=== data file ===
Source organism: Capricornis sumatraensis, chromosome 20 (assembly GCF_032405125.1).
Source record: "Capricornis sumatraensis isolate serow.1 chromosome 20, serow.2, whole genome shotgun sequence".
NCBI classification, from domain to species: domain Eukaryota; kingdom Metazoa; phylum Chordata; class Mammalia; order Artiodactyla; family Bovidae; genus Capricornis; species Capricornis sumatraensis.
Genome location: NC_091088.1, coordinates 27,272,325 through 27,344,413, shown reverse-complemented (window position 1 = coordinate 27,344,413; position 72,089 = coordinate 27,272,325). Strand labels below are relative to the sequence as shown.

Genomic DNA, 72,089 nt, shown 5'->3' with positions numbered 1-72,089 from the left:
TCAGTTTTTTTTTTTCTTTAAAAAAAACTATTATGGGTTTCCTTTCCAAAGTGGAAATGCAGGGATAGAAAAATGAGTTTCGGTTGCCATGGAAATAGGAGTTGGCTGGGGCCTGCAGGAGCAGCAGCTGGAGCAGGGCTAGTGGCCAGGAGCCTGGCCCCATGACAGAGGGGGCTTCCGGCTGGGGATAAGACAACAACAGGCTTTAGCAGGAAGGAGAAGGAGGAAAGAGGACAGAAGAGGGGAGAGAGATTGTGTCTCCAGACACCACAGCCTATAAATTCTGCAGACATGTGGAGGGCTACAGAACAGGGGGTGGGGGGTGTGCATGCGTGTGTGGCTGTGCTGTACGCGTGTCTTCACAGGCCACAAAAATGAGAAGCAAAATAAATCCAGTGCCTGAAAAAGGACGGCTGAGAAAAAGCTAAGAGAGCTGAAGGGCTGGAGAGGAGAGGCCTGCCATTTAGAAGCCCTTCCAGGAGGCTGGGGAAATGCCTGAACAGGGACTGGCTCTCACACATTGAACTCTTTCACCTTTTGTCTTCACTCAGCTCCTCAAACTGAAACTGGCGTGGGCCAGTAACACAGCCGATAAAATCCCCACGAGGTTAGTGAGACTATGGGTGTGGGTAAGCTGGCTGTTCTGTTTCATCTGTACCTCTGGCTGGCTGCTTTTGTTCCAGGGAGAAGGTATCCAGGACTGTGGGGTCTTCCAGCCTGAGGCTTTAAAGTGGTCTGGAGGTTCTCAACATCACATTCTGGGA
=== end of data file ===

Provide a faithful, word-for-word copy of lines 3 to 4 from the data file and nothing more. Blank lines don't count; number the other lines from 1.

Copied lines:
NCBI classification, from domain to species: domain Eukaryota; kingdom Metazoa; phylum Chordata; class Mammalia; order Artiodactyla; family Bovidae; genus Capricornis; species Capricornis sumatraensis.
Genome location: NC_091088.1, coordinates 27,272,325 through 27,344,413, shown reverse-complemented (window position 1 = coordinate 27,344,413; position 72,089 = coordinate 27,272,325). Strand labels below are relative to the sequence as shown.